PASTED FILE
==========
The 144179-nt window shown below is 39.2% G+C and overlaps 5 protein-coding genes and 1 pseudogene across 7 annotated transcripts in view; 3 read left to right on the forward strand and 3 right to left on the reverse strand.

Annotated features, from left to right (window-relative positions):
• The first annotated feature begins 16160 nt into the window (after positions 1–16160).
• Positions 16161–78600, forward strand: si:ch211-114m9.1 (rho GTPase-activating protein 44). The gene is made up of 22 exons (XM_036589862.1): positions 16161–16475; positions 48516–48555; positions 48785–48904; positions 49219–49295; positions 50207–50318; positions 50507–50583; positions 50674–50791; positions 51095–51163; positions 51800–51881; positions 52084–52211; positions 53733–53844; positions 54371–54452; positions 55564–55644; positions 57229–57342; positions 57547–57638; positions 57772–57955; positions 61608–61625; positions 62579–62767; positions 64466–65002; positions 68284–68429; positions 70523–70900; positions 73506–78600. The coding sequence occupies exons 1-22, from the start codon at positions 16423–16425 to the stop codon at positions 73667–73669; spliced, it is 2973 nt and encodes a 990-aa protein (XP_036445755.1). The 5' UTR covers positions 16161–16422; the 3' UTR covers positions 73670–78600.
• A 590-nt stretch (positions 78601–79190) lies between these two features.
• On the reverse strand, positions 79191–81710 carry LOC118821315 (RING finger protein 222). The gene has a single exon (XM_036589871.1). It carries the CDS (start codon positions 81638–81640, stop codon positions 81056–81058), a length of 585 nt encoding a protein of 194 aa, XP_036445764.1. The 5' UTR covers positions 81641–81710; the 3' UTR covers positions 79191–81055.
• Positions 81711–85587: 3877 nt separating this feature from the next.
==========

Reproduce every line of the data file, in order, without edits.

The 144179-nt window shown below is 39.2% G+C and overlaps 5 protein-coding genes and 1 pseudogene across 7 annotated transcripts in view; 3 read left to right on the forward strand and 3 right to left on the reverse strand.

Annotated features, from left to right (window-relative positions):
• The first annotated feature begins 16160 nt into the window (after positions 1–16160).
• Positions 16161–78600, forward strand: si:ch211-114m9.1 (rho GTPase-activating protein 44). The gene is made up of 22 exons (XM_036589862.1): positions 16161–16475; positions 48516–48555; positions 48785–48904; positions 49219–49295; positions 50207–50318; positions 50507–50583; positions 50674–50791; positions 51095–51163; positions 51800–51881; positions 52084–52211; positions 53733–53844; positions 54371–54452; positions 55564–55644; positions 57229–57342; positions 57547–57638; positions 57772–57955; positions 61608–61625; positions 62579–62767; positions 64466–65002; positions 68284–68429; positions 70523–70900; positions 73506–78600. The coding sequence occupies exons 1-22, from the start codon at positions 16423–16425 to the stop codon at positions 73667–73669; spliced, it is 2973 nt and encodes a 990-aa protein (XP_036445755.1). The 5' UTR covers positions 16161–16422; the 3' UTR covers positions 73670–78600.
• A 590-nt stretch (positions 78601–79190) lies between these two features.
• On the reverse strand, positions 79191–81710 carry LOC118821315 (RING finger protein 222). The gene has a single exon (XM_036589871.1). It carries the CDS (start codon positions 81638–81640, stop codon positions 81056–81058), a length of 585 nt encoding a protein of 194 aa, XP_036445764.1. The 5' UTR covers positions 81641–81710; the 3' UTR covers positions 79191–81055.
• Positions 81711–85587: 3877 nt separating this feature from the next.